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Snapchat update snatches away best friends

Snapchat update snatches away best friends

Jan. 27 marked a day of horror for many avid Snapchatters. The app update brought about an unwelcome and unforeseen change—the disappearance of the infamous “Best Friends” list.

This list, updated weekly, displays the top three friends a user Snapchats the most frequently. According to Snapchat support, members of the list “are selected automatically by a magical Snapchat friendship algorithm.”

In response to the update, Snapchat received an overwhelming amount of backlash.

On Tuesday night, the hashtag “snapchatupdate” trended nationwide on Twitter. Reactions ranged from indifference to mild irritation to intense alarm.

Caspar Lee, a well-known “vlogger” on Youtube, turned to Twitter to joke about the hysteria surrounding the update.

Lee Tweeted: “OMG they got rid of viewing people’s best friends? How am I going to jump to conclusions about other people’s relationship now?”

All jokes aside, this feature has long been widely appreciated. Although seemingly trivial, it has been considered an integral part of Snapchat.

“We were all so used to [the feature],” Riley Thrush ’17 observed. “I think it threw everybody off when it just disappeared for no reason.”

To many, the list was a way of seeing where they stood with their peers.

“We all check up if our best friends have us as best friends too, who our boyfriends have, our crushes,” Thrush said. “It keeps you in the know of who your friends are talking to, in a chill way.”

Emma Rowe ’15 seconds the intrigue of viewing Snapchat best friends, noting that the elimination of the feature has enraged many of the app’s dedicated users.

“It’s fun to look at who people have as best friends because sometimes it’s controversial,” Rowe said. “It can strike up a fight if, for example, one of your friends is snapchatting someone you don’t like.”

However, not everyone was deeply distraught over the feature’s disappearance.

Ben Kanter ’16 found it invited unnecessary and unwelcome “stalking,” which he considered to be “creepy.”

“I don’t miss it,” Kanter said. “I also don’t like the new overall layout of the app.”

Aside from the elimination of the Best Friends list, Snapchat also launched “Discover.”

In a blog post, Snapchat explains that this new feature displays articles, videos, and photos personally selected by the network’s artists and editors and geared towards a younger target audience.

The days of a simple Snapchat seem to be long gone. Snapchat users must continue to adapt to change, whether for better or for worse.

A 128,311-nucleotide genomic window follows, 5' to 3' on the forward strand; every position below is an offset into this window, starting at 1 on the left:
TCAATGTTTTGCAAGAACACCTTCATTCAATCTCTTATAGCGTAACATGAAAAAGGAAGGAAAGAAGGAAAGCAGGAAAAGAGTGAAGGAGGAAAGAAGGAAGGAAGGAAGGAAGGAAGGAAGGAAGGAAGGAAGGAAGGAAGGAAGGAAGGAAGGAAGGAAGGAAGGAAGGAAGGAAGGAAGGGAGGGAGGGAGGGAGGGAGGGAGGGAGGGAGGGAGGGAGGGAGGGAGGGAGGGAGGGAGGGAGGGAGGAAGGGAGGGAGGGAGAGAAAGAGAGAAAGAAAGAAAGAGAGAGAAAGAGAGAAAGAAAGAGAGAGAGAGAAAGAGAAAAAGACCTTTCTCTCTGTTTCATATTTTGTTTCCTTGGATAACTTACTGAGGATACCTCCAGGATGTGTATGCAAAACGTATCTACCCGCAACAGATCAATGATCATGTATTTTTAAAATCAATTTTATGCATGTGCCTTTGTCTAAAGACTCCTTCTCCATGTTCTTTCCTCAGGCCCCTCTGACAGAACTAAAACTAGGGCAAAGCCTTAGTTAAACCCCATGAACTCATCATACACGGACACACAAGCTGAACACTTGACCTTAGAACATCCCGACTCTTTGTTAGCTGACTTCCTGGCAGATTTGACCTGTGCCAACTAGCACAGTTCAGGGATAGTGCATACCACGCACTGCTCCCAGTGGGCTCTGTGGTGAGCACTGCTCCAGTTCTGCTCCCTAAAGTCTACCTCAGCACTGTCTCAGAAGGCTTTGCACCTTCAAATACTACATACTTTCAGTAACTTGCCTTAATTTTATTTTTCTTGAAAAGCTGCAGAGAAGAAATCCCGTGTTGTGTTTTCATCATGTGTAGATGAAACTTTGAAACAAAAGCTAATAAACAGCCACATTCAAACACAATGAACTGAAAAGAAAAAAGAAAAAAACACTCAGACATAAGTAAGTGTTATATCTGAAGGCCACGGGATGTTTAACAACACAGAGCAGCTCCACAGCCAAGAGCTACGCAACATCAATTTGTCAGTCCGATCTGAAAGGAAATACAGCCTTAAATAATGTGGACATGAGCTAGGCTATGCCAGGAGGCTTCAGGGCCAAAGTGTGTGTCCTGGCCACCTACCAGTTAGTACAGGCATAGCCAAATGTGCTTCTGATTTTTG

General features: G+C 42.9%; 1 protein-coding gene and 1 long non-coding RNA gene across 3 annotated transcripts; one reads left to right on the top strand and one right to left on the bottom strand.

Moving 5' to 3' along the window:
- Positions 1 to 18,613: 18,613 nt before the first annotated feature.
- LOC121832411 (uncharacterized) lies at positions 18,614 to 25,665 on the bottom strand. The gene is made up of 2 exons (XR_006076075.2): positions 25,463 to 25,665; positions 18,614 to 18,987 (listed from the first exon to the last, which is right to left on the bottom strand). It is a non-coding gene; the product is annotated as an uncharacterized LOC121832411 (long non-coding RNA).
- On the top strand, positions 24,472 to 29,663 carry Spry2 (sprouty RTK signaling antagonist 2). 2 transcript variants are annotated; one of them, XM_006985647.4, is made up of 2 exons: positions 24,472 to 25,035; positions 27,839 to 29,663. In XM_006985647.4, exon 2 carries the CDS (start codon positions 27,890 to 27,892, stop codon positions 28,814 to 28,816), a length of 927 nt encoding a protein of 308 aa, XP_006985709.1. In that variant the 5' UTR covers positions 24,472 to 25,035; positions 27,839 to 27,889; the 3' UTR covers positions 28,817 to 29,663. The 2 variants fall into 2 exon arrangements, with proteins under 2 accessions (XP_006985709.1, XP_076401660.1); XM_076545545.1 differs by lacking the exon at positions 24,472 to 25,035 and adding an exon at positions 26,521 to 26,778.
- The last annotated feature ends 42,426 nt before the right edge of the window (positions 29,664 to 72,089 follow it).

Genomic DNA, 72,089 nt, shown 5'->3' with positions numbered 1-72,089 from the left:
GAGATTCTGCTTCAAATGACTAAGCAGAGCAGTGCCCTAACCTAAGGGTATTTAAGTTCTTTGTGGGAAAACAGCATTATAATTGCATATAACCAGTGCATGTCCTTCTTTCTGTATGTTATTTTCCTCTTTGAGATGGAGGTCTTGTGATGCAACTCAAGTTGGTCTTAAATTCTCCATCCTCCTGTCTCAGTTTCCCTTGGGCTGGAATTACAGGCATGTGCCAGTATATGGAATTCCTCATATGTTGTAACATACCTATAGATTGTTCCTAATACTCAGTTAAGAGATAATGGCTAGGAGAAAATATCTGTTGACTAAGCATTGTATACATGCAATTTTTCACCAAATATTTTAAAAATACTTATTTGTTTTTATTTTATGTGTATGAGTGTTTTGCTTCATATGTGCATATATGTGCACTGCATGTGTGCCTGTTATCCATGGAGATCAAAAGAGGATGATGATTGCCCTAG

Luckily, though, Snapchat co-founder Evan Spiegal promises the swift return of the Best Friends list.

“We’ll bring back BFs soon,” Spiegal wrote in a Tweet, in response to the waves of criticism received. “A few higher-profile friends wanted to keep their usernames private—we’ll come up with a better way to do that.”

Until then, it looks like we’ll remain in the dark when it comes to keeping tabs on “bae.”


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About the Contributor
Daniela Karpenos
Daniela Karpenos, Web News Editor
Daniela Karpenos ’15, a dedicated member to Inklings, is not just an important part of the paper, but she is also very educated in the field of psychology. When Karpenos isn’t playing Tennis for Trumbull or the Wreckers, or organizing charity events for her temple youth board, or speaking Russian with her twin, or fulfilling her duties as Web News Editor of Inklings, she is working hard to become a well-studied psychology student. Karpenos has worked on Inklings for three years, and her senior year marks her first position on the paper. She took the Intro to Journalism class in freshman year and has been on the paper from sophomore all the way to senior year. She has progressively gotten more involved, as she started taking photos freshman year and worked her way up to a News Editor position this year. Karpenos is also passionate about psychology. She plans to major in Clinical Psychology when she goes to college. In the summer of 2014 she interned at the Yale Child Studies Center where she was entering and validating data. She also participated in an ongoing study about A.D.D. where Yale is attempting to develop a game that would help kids with A.D.D. focus better. In the summer of 2013, she went to the Yale Explo -- where she worked on her creative writing and studied psychology. It is clear that Karpenos is a dedicated learner and when asked about her career choices she said she wanted to pursue psychology and, “Although I don’t see myself in a journalism career I definitely will use skills I’ve developed here.”